Wednesday, December 18, 2019
Web Secret 603: Secret consumer score
Last month, a New York Times article said we all have “secret scores”: hidden ratings that determine how long each of us waits on hold when calling a business, whether we can return items at a store, and what type of service we receive. A low score sends you to the back of the queue; high scores get you elite treatment.
These systems are largely invisible to the public, most people have no inkling they even exist. As an example, a company called Sift has a proprietary scoring system that tracks 16,000 factors for companies like Airbnb and OkCupid. Sift judges whether or not you can be trusted.
The companies gathering and paying for this data find it extremely valuable for rooting out fraud and increasing the revenue they can collect from big spenders. Sift has this data because the company has been hired by Airbnb, Yelp, and Coinbase to identify stolen credit cards and help spot identity thieves and abusive behavior. Still, the fact that obscure companies are accumulating information about years of our online and offline behavior is unsettling, and at a minimum it creates the potential for abuse or discrimination — particularly when those companies decide we don’t stack up.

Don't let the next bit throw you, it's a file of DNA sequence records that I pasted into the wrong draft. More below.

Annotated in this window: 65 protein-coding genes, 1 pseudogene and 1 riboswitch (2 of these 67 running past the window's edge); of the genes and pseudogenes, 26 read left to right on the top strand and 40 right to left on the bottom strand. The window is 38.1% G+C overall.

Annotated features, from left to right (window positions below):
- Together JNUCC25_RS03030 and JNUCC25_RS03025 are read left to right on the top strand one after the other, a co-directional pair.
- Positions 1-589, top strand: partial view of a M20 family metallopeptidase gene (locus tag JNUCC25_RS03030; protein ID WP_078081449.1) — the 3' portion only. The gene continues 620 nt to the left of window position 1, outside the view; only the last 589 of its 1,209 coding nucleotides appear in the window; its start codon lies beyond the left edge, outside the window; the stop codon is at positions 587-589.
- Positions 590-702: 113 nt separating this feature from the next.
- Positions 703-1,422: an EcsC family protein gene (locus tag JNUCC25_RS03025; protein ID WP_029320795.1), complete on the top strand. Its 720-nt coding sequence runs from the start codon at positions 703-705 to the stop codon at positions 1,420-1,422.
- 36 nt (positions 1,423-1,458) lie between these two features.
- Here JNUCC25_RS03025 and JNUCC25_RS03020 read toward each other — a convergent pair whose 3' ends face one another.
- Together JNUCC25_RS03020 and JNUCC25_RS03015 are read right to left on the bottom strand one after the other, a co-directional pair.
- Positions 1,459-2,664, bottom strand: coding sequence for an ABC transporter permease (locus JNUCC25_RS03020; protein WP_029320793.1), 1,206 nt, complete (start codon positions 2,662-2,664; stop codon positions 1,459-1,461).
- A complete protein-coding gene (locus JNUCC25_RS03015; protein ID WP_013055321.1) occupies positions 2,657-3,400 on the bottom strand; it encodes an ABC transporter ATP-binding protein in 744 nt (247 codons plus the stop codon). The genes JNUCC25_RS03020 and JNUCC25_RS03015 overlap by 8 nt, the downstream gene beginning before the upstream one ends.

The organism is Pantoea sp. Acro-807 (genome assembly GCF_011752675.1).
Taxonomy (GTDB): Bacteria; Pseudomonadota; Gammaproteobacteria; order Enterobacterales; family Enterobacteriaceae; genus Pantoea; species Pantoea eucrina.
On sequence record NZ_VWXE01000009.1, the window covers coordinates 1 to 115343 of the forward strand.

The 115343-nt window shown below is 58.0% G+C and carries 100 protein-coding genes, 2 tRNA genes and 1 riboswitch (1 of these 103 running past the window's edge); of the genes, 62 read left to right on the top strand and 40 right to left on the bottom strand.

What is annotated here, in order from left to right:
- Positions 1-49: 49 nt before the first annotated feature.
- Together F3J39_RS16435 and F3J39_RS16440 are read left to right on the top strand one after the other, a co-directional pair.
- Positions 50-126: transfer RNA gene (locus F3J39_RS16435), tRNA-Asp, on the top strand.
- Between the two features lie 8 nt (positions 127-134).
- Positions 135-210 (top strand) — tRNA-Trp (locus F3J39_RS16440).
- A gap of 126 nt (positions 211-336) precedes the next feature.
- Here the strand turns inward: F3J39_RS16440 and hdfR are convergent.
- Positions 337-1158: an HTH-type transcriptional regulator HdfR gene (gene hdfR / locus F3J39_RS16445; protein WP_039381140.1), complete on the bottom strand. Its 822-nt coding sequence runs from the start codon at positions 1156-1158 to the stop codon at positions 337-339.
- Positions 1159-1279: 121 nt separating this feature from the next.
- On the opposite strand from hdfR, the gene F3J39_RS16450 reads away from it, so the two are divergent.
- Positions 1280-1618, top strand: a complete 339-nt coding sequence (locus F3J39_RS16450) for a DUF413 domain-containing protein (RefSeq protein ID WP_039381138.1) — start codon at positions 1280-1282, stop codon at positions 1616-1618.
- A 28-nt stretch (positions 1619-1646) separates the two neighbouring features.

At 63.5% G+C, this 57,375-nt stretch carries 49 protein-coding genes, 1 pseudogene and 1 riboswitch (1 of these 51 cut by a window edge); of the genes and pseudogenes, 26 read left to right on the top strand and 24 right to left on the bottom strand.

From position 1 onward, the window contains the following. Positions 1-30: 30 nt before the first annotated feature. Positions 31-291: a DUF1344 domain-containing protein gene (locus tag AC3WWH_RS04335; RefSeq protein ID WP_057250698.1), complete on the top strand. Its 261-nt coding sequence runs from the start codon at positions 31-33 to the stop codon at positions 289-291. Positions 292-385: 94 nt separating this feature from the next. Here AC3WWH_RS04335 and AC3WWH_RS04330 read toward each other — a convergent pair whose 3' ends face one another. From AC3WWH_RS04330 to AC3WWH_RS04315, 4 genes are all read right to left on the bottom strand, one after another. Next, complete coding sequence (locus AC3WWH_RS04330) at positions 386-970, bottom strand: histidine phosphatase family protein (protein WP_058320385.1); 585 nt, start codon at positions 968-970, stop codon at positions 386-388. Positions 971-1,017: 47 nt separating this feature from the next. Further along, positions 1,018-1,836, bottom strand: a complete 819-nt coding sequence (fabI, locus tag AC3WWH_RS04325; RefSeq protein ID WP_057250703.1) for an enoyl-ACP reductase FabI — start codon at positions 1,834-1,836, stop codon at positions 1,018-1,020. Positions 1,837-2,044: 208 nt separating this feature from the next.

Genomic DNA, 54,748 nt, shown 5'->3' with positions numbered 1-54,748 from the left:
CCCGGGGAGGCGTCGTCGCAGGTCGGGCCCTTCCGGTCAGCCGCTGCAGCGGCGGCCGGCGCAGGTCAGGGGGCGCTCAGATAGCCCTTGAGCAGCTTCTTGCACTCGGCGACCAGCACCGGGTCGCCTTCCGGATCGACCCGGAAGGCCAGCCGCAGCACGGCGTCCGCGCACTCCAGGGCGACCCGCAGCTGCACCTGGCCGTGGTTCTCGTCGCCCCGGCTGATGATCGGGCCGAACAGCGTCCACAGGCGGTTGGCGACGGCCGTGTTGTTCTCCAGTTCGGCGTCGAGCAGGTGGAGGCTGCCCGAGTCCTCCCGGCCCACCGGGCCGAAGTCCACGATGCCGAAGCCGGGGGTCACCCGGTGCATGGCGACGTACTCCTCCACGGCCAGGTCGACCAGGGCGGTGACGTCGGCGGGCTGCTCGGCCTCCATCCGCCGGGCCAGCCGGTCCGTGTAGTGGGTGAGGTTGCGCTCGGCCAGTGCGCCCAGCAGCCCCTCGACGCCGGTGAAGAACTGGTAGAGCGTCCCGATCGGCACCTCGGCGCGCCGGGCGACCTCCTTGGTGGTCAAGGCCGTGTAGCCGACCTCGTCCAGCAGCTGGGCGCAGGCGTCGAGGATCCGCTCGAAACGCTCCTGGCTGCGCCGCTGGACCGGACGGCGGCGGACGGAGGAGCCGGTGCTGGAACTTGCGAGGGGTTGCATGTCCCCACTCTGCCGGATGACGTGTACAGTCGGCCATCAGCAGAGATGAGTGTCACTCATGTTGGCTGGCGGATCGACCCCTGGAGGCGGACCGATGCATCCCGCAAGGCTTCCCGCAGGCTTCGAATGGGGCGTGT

As of this past summer, though, Sift and other similar companies must produce your file upon request.
Here's how to get your data:
Sift asks you to email firstname.lastname@example.org.
Zeta Global, which identifies people with a lot of money to spend, lets you request your data via an online form.
Retail Equation, which helps companies such as Best Buy and Sephora decide whether to accept or reject a product return, will send you a report if you email email@example.com.
Riskified, which develops fraud scores, will tell you what data it has gathered on your possible crookedness if you contact firstname.lastname@example.org.
Kustomer, a database company that provides what it calls “unprecedented insight into a customer’s past experiences and current sentiment,” tells people to email email@example.com.
Just because the companies say they’ll provide your data doesn’t mean they actually will.